The ACO framework impacts our profession in two distinct ways: (1) a reorientation of the health care system towards prevention and wellness, and (2) a movement towards a patient-centered approach to treat chronic disease through a reformed payment and delivery system, relying on increased primary care providers, medical homes, and community-based health centers.
Essentially, an ACO is an organization of health care providers that agrees to be accountable for the quality, cost, and overall care of Medicare beneficiaries who are enrolled in the traditional fee-for-service program. The fundamental goals of this model are twofold. First, a reduction in per-patient cost and disease-related complications. And second, an increase in patient experience satisfaction, utilization of resources, and transparency and interoperabililty. These goals are based on a shared care model. In reference to dietetics, all healthcare professionals and RDs may work collaboratively to provide nutrition services aimed at prevention, treatment, and management of nutrition-related problems. In addition to their role in critical care, dietitians are also involved in health promotion, disease prevention and early intervention strategies, interdisciplinary collaboration, establishing links with community services, and a wide range of research. RDs’ specialized knowledge, skills, and experiences allow for the provision of numerous services that complement and augment those of other healthcare professionals involved in patient care.
The role of nutrition and the registered dietitian on the ACO team directly correlates with the comprehensive care process as outlined by its design. RDs are the experts in delivering Medical Nutrition Therapy (MNT). Through evidence-based practices, MNT services for prevention, wellness, and disease management, have proven to be effective. Furthermore, the Institute of Medicine recently declared that “the registered dietitian is currently a single identifiable group of health-care professionals with standardized education, clinical training, continuing education and national credentialing requirements necessary to be directly reimbursed as a provider of nutrition therapy.”  Registered Dietitians are cost-effective, quality care providers, and there is substantial evidence attesting to this. For example, Massachusetts General Hospital in Boston reported that patients who had received MNT in a 6-month randomized study experienced a 6% decrease in total cholesterol, including LDL cholesterol levels, compared with a control group (who did not receive MNT), which reported no reduction in cholesterol. Furthermore, a cost-saving of $4.28 for each dollar spent on MNT was reported.  The Lewin Group reported that RD administered MNT results in an 8.6% reduction in hospital utilization, and a 16.9% reduction in physician visits per year. Additionally, the same report revealed a 9.5% reduction in hospitalization, and a 23.5% reduction in physician visits for patients with diabetes mellitus.  It is clear that including RDs as providers of ACOs, increases quality of care and cost-effectiveness.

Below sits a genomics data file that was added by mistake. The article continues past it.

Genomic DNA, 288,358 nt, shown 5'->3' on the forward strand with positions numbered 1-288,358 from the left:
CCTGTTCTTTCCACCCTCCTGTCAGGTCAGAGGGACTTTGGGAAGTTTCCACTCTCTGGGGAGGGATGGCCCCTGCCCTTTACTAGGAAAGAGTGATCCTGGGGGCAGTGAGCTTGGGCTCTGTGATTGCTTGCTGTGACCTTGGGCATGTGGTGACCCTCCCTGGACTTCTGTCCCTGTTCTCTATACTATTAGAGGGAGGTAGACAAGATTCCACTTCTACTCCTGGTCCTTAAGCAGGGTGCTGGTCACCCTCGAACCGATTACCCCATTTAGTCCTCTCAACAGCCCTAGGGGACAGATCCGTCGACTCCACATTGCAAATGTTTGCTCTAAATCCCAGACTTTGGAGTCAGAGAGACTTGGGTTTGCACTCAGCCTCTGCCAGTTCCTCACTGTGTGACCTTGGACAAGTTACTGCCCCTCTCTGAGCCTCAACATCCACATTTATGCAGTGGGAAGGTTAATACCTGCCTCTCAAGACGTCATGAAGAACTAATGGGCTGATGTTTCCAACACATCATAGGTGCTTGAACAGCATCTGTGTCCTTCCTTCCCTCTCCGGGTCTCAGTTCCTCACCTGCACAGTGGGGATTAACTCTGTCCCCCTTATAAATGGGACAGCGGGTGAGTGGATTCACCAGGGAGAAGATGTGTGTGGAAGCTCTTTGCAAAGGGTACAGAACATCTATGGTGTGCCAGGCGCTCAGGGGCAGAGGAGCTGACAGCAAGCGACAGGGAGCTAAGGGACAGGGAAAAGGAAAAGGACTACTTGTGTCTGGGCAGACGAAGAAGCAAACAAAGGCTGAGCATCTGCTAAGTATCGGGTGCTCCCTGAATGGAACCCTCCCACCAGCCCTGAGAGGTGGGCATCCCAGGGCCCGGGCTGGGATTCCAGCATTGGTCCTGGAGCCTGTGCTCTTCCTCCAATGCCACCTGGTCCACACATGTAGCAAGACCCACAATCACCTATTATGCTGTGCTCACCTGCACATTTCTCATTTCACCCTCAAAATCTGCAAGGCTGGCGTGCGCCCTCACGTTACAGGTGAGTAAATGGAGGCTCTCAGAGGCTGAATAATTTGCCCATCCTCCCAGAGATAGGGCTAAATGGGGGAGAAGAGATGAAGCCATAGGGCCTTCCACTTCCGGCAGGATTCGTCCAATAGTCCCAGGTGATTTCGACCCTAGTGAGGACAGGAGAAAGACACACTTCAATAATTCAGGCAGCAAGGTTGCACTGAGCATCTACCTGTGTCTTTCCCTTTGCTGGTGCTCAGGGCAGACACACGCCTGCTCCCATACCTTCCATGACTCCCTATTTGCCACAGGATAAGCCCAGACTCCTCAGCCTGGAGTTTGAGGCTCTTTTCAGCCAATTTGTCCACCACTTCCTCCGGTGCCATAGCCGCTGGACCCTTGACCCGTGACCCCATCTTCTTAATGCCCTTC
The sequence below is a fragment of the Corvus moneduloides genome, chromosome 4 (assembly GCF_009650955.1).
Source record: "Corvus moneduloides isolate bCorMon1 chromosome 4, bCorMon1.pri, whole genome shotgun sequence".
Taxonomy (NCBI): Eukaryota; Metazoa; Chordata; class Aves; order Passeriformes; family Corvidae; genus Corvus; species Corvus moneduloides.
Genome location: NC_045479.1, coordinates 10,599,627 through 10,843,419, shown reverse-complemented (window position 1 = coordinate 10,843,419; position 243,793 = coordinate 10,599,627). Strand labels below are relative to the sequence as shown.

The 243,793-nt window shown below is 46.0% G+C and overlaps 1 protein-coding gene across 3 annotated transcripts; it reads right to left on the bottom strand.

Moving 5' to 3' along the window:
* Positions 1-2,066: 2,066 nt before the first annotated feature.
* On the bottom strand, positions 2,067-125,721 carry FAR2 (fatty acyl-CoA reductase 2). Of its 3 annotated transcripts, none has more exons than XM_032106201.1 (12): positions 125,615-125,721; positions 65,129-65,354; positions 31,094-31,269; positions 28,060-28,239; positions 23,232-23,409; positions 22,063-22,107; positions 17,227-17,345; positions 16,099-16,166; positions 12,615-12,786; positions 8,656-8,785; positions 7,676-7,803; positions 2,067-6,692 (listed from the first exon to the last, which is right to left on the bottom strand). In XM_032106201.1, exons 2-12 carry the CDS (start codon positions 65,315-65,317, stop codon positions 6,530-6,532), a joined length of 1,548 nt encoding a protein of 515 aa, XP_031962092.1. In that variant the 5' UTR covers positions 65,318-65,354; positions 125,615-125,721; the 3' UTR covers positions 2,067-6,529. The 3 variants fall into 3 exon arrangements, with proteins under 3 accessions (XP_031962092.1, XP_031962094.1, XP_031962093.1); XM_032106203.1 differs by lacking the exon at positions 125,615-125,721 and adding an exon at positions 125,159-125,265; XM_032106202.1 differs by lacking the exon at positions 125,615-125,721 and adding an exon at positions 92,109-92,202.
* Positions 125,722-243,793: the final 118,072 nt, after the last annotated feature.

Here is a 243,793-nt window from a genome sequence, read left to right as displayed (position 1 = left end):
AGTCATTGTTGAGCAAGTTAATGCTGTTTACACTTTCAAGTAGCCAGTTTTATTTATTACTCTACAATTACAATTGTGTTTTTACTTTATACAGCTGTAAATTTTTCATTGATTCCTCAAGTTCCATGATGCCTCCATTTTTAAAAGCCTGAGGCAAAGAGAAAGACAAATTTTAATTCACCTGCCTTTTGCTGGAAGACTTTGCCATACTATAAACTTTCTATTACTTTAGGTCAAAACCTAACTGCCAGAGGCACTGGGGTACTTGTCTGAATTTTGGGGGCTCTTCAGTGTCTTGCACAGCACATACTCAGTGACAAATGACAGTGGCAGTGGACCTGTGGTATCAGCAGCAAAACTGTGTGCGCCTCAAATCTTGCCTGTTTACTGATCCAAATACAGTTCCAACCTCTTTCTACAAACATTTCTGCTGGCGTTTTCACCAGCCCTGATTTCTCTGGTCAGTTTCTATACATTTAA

The ACO model shows promise as a driver of both quality improvement and cost control, via care coordination. The intent of the ACO to improve both quality and control costs, can be better realized with the inclusion of RDs as professional providers. I encourage dietietic professionals to continue to pursue research regarding ACOs, in order to better secure our inclusion in this new wave of healthcare reform.
 Committee on Nutrition Services for Medicare Beneficiaries “The Role of Nutrition in Maintaining Health in the Nation’s Elderly; Evaluating Coverage of Nutrition Services for the Medicare Population”, Washington, D.C.: Food and Nutrition Board, Institute of Medicine, January 1, 2000.
 Delahanty L.M., et al. Clinical and cost outcomes of medical nutrition Therapy for hypercholesterolemia: A controlled trial J. Am. Diet Assoc. 2001;101:1012-1016.
 Johnson,R. The Lewin Group: What does it tell us, and why does it mattter? J. Am. Diet Assoc.; 1999; 99: 426-427.